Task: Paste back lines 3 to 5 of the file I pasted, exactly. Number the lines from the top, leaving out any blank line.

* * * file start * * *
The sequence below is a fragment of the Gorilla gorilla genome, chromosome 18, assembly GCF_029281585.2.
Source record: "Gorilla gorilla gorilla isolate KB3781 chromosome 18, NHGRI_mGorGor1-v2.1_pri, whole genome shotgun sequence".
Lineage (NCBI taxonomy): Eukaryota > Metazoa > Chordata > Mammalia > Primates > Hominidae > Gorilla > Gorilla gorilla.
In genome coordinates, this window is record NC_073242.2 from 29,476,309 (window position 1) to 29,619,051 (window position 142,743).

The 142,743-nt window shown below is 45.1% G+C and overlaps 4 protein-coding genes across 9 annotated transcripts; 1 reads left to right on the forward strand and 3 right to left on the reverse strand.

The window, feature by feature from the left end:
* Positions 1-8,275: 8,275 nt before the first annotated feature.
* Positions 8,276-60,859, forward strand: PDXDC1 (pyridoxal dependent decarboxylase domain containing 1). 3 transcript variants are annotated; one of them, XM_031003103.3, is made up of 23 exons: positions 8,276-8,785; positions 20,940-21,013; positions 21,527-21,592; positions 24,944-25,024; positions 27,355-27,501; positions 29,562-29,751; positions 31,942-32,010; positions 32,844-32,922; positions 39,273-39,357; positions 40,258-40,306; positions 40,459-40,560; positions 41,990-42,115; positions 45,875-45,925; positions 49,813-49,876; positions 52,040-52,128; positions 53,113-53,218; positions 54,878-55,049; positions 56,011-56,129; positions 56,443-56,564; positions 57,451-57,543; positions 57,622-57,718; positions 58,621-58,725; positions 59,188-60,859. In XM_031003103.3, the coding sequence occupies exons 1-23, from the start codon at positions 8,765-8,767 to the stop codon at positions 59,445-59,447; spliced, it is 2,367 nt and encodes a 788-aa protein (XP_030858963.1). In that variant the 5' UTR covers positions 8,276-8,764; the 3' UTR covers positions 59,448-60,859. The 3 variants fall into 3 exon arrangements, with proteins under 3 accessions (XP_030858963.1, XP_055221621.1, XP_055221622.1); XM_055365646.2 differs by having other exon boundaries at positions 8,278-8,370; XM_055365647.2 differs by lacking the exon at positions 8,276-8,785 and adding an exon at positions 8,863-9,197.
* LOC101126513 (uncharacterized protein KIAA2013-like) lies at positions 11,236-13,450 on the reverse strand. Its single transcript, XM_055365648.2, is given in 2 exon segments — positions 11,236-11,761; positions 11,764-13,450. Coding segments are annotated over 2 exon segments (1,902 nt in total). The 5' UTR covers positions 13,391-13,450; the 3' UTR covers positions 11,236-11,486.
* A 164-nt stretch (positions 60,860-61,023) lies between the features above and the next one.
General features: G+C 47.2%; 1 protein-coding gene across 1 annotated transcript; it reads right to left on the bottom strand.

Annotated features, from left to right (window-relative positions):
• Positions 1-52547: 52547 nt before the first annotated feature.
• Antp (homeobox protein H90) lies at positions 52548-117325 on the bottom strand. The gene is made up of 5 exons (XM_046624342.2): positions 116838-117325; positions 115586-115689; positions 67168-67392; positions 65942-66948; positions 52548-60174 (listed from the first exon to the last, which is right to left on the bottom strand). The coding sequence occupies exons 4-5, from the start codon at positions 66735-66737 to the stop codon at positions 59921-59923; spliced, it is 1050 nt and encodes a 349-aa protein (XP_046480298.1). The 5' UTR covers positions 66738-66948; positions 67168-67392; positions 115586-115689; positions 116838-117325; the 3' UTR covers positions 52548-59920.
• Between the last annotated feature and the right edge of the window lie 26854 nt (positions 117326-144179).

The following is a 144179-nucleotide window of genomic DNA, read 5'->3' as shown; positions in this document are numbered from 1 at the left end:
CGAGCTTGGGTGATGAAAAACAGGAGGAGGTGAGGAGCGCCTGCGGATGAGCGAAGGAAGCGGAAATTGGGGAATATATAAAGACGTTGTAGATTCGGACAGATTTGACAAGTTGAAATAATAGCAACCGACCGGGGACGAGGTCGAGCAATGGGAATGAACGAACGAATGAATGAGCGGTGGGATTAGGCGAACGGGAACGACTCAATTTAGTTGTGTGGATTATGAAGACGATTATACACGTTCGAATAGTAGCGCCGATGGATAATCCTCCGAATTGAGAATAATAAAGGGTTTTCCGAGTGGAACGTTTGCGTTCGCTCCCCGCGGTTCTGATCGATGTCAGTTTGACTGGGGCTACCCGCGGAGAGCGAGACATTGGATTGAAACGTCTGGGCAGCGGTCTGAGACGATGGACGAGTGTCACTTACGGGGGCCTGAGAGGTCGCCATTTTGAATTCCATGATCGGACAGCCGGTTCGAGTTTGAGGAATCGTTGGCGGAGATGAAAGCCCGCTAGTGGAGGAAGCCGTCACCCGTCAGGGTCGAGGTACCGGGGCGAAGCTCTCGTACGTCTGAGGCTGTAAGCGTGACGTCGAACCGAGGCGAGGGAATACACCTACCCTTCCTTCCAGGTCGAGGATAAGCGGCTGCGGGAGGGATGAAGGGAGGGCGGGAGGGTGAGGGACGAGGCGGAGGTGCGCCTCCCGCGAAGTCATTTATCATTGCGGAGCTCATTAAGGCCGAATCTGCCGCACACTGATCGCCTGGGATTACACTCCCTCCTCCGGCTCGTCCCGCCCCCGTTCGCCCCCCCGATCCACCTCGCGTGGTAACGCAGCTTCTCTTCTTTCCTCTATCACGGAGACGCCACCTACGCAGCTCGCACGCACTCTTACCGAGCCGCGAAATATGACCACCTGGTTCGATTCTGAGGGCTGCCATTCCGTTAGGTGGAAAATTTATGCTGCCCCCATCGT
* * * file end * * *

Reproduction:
Lineage (NCBI taxonomy): Eukaryota > Metazoa > Chordata > Mammalia > Primates > Hominidae > Gorilla > Gorilla gorilla.
In genome coordinates, this window is record NC_073242.2 from 29,476,309 (window position 1) to 29,619,051 (window position 142,743).

The 142,743-nt window shown below is 45.1% G+C and overlaps 4 protein-coding genes across 9 annotated transcripts; 1 reads left to right on the forward strand and 3 right to left on the reverse strand.